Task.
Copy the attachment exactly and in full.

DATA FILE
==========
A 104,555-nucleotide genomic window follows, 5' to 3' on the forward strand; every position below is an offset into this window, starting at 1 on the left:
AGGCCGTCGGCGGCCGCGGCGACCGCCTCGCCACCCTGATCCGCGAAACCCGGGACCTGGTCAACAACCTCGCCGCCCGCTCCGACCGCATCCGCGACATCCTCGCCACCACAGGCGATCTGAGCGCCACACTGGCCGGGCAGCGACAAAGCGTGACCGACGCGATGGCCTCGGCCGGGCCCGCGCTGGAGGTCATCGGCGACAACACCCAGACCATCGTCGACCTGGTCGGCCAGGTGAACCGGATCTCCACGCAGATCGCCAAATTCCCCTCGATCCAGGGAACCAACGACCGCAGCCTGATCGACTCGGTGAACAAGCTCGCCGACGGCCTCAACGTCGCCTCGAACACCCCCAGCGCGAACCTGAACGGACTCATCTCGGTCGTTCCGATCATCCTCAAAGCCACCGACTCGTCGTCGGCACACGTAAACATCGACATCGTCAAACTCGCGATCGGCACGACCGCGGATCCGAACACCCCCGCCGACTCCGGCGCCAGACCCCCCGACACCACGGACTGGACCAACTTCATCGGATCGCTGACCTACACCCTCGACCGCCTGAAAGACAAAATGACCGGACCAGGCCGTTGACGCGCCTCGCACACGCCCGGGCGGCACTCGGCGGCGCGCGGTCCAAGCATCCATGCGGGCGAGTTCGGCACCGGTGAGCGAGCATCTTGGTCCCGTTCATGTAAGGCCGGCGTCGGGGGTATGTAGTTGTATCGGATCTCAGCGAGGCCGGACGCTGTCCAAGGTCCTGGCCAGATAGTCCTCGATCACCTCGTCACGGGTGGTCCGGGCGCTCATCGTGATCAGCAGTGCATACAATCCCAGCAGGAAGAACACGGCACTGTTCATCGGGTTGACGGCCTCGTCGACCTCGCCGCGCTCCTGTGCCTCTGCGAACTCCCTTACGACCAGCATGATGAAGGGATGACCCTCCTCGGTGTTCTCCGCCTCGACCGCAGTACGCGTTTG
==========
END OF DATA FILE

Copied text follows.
A 104,555-nucleotide genomic window follows, 5' to 3' on the forward strand; every position below is an offset into this window, starting at 1 on the left:
AGGCCGTCGGCGGCCGCGGCGACCGCCTCGCCACCCTGATCCGCGAAACCCGGGACCTGGTCAACAACCTCGCCGCCCGCTCCGACCGCATCCGCGACATCCTCGCCACCACAGGCGATCTGAGCGCCACACTGGCCGGGCAGCGACAAAGCGTGACCGACGCGATGGCCTCGGCCGGGCCCGCGCTGGAGGTCATCGGCGACAACACCCAGACCATCGTCGACCTGGTCGGCCAGGTGAACCGGATCTCCACGCAGATCGCCAAATTCCCCTCGATCCAGGGAACCAACGACCGCAGCCTGATCGACTCGGTGAACAAGCTCGCCGACGGCCTCAACGTCGCCTCGAACACCCCCAGCGCGAACCTGAACGGACTCATCTCGGTCGTTCCGATCATCCTCAAAGCCACCGACTCGTCGTCGGCACACGTAAACATCGACATCGTCAAACTCGCGATCGGCACGACCGCGGATCCGAACACCCCCGCCGACTCCGGCGCCAGACCCCCCGACACCACGGACTGGACCAACTTCATCGGATCGCTGACCTACACCCTCGACCGCCTGAAAGACAAAATGACCGGACCAGGCCGTTGACGCGCCTCGCACACGCCCGGGCGGCACTCGGCGGCGCGCGGTCCAAGCATCCATGCGGGCGAGTTCGGCACCGGTGAGCGAGCATCTTGGTCCCGTTCATGTAAGGCCGGCGTCGGGGGTATGTAGTTGTATCGGATCTCAGCGAGGCCGGACGCTGTCCAAGGTCCTGGCCAGATAGTCCTCGATCACCTCGTCACGGGTGGTCCGGGCGCTCATCGTGATCAGCAGTGCATACAATCCCAGCAGGAAGAACACGGCACTGTTCATCGGGTTGACGGCCTCGTCGACCTCGCCGCGCTCCTGTGCCTCTGCGAACTCCCTTACGACCAGCATGATGAAGGGATGACCCTCCTCGGTGTTCTCCGCCTCGACCGCAGTACGCGTTTG